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happy, and thrifty, as that enjoyed by the most fortunate of the nurslings of our domestic animals or household pets.

If in order, I would also venture to cite a case of gastric cramps similar to that mentioned by Dr. Black, but more "naturally" cured. I was called one day during the past summer to the bedside of an old lady friend, who is sixty-six years of age, and very frail. She was suffering intensely from acute dyspepsia. "Well, doctor," she moaned, between the spasms, "you—will—have—to—give—me—some—medicine—this-time!" "Very good," I replied, "here it is." (Having obtained a hint from the nurse as to the state of affairs, I had ordered up a pitcher each of hot and cold water.) "Just drink this cupful of warm water. Take it right down, please, as if it were a delicious draught, and you were feeling very thirsty." This she did, and then another and another, and so on until she had, within twenty minutes, taken eight full cups. Then I asked her to make a slight exploration to see if she could touch that warm water with her forefinger! She made the attempt and succeeded—the water meeting her more than half-way. Along with the water came the cause of the cramps, in the shape of undigested food. Directly after this she swallowed, though under protest, seven cupfuls more of the same safe remedy, which had just the effect I anticipated. She soon became entirely at ease, rested quietly for the balance of the afternoon, slept soundly that night, and awoke next morning to laugh over the experience of the day before. There was no poison taken to tax the organism. The water did its perfect work—washing the stomach, diluting the blood, and aiding in the elimination of impurities, instead of adding to them in the least degree.

C. E. Page.
New York, September 17, 1883.



PRESIDENT PORTER has replied to Mr. Adams on the Greek question. The President of Yale College, we need not say, is a very strong man—an eminent scholar, an experienced educator, a keen controversialist, and thoroughly familiar with this subject; and so in the "Princeton Review" for September, in the opening article, entitled "A College Fetich," lie has given what must be virtually accepted as the official answer to Mr. Adams's argument. Assuming, then, that President Porter has made out the best. case possible, let us see whether Mr. Adams's main position has been successfully assailed or remains undisturbed.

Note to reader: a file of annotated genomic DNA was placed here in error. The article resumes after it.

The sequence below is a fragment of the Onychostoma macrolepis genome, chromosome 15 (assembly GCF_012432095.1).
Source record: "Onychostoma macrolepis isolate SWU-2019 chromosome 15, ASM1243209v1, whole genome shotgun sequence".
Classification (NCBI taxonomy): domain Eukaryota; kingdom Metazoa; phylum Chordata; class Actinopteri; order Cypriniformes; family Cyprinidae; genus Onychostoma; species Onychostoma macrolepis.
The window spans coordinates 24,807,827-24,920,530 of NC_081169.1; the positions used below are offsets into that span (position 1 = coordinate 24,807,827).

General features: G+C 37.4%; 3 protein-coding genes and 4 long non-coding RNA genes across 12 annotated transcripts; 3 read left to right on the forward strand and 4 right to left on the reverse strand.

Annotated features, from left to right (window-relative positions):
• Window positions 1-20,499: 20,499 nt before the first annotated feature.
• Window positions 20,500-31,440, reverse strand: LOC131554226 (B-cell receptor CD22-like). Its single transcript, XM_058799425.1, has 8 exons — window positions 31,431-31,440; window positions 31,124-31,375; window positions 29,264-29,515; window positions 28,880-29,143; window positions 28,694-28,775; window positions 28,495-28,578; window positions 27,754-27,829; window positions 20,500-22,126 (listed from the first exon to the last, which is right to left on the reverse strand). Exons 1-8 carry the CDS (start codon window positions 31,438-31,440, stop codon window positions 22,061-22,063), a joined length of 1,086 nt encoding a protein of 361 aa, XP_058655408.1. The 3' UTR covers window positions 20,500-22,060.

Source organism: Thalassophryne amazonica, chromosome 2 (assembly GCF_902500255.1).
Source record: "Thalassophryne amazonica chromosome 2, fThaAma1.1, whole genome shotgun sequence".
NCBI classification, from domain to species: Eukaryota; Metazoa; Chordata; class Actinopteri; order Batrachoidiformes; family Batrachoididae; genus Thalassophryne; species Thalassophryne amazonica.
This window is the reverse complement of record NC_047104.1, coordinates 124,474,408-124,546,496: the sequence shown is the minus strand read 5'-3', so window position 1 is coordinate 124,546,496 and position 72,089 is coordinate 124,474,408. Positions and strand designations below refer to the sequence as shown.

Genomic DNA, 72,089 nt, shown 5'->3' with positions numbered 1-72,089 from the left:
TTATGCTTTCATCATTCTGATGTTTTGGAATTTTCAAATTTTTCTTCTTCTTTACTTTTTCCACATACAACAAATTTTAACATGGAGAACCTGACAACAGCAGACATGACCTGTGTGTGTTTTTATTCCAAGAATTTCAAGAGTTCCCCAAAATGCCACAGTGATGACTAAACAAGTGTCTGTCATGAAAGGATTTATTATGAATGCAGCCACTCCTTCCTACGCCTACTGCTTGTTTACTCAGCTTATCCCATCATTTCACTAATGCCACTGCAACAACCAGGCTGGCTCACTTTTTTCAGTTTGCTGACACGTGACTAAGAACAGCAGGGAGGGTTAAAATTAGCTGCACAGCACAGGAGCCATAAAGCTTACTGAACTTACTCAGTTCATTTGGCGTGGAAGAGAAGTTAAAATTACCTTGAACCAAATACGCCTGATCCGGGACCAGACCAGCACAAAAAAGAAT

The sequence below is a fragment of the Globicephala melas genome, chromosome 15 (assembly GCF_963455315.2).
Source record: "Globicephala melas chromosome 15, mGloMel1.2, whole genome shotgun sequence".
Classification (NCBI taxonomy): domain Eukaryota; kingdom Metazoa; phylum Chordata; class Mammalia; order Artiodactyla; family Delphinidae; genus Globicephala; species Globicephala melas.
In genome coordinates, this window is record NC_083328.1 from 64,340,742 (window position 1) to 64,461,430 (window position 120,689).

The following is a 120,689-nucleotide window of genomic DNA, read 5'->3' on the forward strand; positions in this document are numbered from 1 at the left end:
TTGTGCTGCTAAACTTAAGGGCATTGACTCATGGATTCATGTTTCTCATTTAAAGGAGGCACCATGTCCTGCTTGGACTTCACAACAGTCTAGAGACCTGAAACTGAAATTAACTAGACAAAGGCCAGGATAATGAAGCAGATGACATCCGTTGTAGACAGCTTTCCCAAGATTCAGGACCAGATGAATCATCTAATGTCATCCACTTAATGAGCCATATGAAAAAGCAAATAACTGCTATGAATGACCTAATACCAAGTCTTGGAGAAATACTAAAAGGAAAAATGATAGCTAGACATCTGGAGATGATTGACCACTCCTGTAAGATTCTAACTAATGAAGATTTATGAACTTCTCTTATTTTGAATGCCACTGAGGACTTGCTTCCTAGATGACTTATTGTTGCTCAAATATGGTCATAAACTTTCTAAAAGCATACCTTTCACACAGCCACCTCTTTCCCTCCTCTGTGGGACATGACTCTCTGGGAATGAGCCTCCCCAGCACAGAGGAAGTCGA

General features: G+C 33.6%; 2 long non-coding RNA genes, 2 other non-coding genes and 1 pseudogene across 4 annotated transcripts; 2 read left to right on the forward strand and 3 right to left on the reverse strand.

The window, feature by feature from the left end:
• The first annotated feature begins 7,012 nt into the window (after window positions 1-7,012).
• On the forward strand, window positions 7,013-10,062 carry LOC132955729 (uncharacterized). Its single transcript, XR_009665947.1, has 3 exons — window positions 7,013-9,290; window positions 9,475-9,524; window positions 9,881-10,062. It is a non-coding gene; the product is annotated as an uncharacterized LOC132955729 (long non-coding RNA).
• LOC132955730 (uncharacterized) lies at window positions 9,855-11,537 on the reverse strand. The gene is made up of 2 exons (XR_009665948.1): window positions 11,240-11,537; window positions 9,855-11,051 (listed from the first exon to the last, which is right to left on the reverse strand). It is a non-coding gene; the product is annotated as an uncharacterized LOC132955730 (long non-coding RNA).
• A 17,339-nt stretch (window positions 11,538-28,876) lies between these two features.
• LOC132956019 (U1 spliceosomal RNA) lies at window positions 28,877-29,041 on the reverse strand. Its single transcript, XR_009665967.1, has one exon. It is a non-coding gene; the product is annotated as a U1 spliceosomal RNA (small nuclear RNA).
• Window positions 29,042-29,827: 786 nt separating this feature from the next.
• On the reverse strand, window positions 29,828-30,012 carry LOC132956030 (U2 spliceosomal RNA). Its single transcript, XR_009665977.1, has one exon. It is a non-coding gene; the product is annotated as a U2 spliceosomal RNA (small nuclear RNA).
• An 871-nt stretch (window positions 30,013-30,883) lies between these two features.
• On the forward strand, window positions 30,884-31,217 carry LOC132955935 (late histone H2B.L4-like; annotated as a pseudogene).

It will be remembered that in his Phi Beta Kappa address Mr. Adams arraigned the system of classical study in Harvard College, and more emphatically that of Greek, as a failure; and he appealed to his own experience, and to that of three generations of his ancestors, in proof of the charge. He alleged that the time spent upon classical languages was wasted, first, because he did not master them, and, second, because the time spent upon them ought to have been given to more valuable acquisitions in preparation for the duties and responsibilities of modern life.

President Porter takes issue with Mr. Adams on the main points of his argument. He holds to "the perfection of the Greek language as an instrument for the perpetual training of the mind of the later generations"; and maintains that "the ancient languages, in their structure, their thoughts, also in the imagery which their literature embodies, are better fitted than any modern languages can be for the single office of training the intellect, and the feelings, and the taste; and in every one of these advantages the Greek is preeminently superior to the Latin." As a consequence, he maintains that "the old classical training" is the best preparation for the intellectual work of modern life, the best corrective of its injurious influences, and therefore not an educational failure.

But Mr. Adams had condemned the system after trial of it. He had diligently pursued the classics as prescribed